Into the Fray

All of this combines to make Odothar one hell of a combatant, and a mechanically interesting one as well. I play his defender role to the hilt, making sure he’s always where he needs to be to protect the weaker members of the party. I take more risks with Odothar than my other characters because that’s just the sort of fighter he is. If he’s not taking the risk, someone else is … and that means they’re probably going to end up dead (or at least, that’s Odo’s reasoning).

As far as D&D 5th Edition goes, I’m enjoying the middle-levels greatly. Of course, we always enjoyed D&D at the middle tier — for many years levels 6-13 were our sweet spot — but with 5e it’s even sweeter. Combats are just as fast as they were at lower levels, in large part because while fighters and other classes have become more mechanically complex, spellcasters can no longer daisy chain all manner of different spells together to buff the party. The rules only allow them to maintain one concentration based spell (like stoneskin or blur) so they have to choose wisely.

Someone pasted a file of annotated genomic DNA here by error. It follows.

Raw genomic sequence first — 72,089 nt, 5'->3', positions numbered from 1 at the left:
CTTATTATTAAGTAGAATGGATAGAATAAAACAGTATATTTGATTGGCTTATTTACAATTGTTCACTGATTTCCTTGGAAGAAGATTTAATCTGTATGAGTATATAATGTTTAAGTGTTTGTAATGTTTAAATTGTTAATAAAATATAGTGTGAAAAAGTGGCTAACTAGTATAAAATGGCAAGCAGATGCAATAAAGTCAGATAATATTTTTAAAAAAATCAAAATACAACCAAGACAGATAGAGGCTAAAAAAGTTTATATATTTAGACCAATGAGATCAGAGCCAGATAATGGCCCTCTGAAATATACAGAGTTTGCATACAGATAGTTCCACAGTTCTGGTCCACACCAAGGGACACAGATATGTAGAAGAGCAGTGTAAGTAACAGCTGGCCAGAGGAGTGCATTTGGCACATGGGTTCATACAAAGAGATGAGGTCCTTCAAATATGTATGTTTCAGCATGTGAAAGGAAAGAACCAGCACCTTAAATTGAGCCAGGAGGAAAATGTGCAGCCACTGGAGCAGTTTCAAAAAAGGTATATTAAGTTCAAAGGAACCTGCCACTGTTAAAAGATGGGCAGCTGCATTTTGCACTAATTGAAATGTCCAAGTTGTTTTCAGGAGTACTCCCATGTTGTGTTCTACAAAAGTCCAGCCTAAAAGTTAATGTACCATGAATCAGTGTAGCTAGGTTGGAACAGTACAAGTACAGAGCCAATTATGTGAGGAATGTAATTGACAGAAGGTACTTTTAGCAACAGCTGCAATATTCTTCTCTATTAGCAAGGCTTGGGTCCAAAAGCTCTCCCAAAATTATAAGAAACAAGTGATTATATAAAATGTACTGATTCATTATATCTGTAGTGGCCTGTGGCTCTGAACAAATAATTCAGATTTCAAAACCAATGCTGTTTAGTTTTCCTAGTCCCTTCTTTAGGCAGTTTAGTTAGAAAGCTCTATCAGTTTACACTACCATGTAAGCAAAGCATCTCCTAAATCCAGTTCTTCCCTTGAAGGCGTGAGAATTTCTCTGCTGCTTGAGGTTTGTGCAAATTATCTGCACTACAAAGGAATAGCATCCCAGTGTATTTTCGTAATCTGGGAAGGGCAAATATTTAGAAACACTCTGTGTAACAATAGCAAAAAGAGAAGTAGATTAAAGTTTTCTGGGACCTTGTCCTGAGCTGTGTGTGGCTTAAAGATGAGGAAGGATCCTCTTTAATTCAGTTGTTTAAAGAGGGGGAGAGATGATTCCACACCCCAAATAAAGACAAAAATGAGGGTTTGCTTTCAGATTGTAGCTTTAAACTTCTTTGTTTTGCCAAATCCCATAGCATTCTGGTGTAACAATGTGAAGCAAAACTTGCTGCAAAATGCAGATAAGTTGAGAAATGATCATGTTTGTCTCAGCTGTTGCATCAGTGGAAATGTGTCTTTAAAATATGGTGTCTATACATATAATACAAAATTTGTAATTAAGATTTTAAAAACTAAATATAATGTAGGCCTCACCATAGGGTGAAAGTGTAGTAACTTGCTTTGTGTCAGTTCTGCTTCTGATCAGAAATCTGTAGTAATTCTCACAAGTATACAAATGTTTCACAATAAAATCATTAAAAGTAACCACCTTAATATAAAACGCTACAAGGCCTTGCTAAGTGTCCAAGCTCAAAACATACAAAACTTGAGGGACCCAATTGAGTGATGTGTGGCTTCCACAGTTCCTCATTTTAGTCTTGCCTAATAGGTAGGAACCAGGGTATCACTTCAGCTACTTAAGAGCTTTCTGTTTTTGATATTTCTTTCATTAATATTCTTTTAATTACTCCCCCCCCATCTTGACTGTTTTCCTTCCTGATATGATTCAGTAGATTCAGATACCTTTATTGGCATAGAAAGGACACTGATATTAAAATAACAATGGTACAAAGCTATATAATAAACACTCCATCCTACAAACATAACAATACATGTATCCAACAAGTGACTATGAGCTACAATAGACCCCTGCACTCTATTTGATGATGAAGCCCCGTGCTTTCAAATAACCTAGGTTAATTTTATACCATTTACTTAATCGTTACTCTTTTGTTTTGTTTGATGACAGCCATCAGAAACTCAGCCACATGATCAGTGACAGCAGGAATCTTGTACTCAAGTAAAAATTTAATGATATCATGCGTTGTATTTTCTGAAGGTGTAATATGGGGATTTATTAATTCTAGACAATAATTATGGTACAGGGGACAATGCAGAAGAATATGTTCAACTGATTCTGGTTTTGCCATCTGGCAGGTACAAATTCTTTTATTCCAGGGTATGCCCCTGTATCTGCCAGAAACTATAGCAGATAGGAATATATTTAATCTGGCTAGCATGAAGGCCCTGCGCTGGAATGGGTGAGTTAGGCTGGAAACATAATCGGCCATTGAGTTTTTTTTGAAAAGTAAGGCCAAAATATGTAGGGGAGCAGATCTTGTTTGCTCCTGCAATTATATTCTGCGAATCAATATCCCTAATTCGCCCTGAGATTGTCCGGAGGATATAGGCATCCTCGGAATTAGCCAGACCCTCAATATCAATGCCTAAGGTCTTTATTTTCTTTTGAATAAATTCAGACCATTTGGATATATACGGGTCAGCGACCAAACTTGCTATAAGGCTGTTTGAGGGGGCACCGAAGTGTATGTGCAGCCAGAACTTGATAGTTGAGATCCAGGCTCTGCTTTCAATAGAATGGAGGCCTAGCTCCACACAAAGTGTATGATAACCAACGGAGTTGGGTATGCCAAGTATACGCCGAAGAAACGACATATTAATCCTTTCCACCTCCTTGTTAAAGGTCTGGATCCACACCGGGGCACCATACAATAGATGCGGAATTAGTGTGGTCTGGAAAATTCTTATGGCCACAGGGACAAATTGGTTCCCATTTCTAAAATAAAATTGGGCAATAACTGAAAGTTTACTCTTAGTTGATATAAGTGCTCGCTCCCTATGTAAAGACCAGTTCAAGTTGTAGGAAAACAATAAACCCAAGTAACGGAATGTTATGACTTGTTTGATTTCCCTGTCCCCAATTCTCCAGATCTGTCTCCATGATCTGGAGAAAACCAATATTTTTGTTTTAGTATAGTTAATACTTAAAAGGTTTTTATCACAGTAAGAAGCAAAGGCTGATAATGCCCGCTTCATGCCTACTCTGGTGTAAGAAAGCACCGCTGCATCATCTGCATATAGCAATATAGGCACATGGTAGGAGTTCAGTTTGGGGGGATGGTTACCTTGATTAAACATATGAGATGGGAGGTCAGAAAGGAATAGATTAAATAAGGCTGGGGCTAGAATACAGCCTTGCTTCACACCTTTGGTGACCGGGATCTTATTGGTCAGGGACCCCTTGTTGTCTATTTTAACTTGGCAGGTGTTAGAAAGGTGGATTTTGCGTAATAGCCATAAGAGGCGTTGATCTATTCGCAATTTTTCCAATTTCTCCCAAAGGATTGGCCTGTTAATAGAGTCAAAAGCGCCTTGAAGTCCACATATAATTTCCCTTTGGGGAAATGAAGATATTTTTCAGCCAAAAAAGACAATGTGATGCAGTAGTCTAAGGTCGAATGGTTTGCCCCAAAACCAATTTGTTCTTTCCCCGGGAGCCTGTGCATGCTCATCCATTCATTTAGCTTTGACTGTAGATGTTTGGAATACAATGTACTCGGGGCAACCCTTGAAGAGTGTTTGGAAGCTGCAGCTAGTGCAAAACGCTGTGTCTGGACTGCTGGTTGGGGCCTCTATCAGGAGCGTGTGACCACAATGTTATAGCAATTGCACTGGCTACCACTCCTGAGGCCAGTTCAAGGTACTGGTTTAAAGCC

Meanwhile, the fighters are still very much in the fray. I know that other gaming groups have had issues with wizards outshining fighters in earlier editions of the game — and I’ve heard grumblings about the same being true in 5e — but it’s never been a problem for us. It doesn’t look to be a problem now.

Let the wizard lob a few flashy fireballs; Odothar will be there to make sure he’s still breathing at the end of the fight.